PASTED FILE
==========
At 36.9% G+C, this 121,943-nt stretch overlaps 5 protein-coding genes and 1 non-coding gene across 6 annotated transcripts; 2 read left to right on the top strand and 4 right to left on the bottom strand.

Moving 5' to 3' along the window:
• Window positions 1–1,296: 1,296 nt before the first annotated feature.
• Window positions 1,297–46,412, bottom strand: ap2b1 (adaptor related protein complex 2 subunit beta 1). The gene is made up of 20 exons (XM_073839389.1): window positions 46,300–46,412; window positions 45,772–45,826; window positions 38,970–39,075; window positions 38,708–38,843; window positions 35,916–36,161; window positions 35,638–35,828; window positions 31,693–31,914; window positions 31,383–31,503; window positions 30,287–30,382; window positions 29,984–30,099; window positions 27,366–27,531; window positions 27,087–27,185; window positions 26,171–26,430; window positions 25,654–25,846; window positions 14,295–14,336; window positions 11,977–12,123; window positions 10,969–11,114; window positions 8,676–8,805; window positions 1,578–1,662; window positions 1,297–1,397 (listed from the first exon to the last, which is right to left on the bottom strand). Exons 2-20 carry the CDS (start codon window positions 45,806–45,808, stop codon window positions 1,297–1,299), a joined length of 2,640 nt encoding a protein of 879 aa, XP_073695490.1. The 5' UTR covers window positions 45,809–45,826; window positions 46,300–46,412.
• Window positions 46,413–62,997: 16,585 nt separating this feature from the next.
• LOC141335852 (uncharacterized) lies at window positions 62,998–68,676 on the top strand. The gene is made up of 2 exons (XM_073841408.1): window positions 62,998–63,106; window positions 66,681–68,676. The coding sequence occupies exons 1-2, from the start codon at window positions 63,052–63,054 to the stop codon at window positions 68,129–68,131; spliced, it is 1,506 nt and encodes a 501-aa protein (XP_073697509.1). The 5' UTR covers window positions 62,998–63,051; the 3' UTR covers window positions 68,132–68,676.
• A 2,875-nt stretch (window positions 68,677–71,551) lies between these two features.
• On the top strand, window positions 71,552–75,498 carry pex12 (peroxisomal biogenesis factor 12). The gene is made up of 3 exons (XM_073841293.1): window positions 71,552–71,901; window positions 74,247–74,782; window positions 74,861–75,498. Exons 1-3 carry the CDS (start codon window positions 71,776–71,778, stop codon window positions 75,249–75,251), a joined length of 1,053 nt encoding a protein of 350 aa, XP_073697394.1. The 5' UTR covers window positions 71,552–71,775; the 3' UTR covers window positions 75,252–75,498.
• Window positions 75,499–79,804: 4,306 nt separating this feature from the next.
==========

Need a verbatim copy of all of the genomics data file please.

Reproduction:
At 36.9% G+C, this 121,943-nt stretch overlaps 5 protein-coding genes and 1 non-coding gene across 6 annotated transcripts; 2 read left to right on the top strand and 4 right to left on the bottom strand.

Moving 5' to 3' along the window:
• Window positions 1–1,296: 1,296 nt before the first annotated feature.
• Window positions 1,297–46,412, bottom strand: ap2b1 (adaptor related protein complex 2 subunit beta 1). The gene is made up of 20 exons (XM_073839389.1): window positions 46,300–46,412; window positions 45,772–45,826; window positions 38,970–39,075; window positions 38,708–38,843; window positions 35,916–36,161; window positions 35,638–35,828; window positions 31,693–31,914; window positions 31,383–31,503; window positions 30,287–30,382; window positions 29,984–30,099; window positions 27,366–27,531; window positions 27,087–27,185; window positions 26,171–26,430; window positions 25,654–25,846; window positions 14,295–14,336; window positions 11,977–12,123; window positions 10,969–11,114; window positions 8,676–8,805; window positions 1,578–1,662; window positions 1,297–1,397 (listed from the first exon to the last, which is right to left on the bottom strand). Exons 2-20 carry the CDS (start codon window positions 45,806–45,808, stop codon window positions 1,297–1,299), a joined length of 2,640 nt encoding a protein of 879 aa, XP_073695490.1. The 5' UTR covers window positions 45,809–45,826; window positions 46,300–46,412.
• Window positions 46,413–62,997: 16,585 nt separating this feature from the next.
• LOC141335852 (uncharacterized) lies at window positions 62,998–68,676 on the top strand. The gene is made up of 2 exons (XM_073841408.1): window positions 62,998–63,106; window positions 66,681–68,676. The coding sequence occupies exons 1-2, from the start codon at window positions 63,052–63,054 to the stop codon at window positions 68,129–68,131; spliced, it is 1,506 nt and encodes a 501-aa protein (XP_073697509.1). The 5' UTR covers window positions 62,998–63,051; the 3' UTR covers window positions 68,132–68,676.
• A 2,875-nt stretch (window positions 68,677–71,551) lies between these two features.
• On the top strand, window positions 71,552–75,498 carry pex12 (peroxisomal biogenesis factor 12). The gene is made up of 3 exons (XM_073841293.1): window positions 71,552–71,901; window positions 74,247–74,782; window positions 74,861–75,498. Exons 1-3 carry the CDS (start codon window positions 71,776–71,778, stop codon window positions 75,249–75,251), a joined length of 1,053 nt encoding a protein of 350 aa, XP_073697394.1. The 5' UTR covers window positions 71,552–71,775; the 3' UTR covers window positions 75,252–75,498.
• Window positions 75,499–79,804: 4,306 nt separating this feature from the next.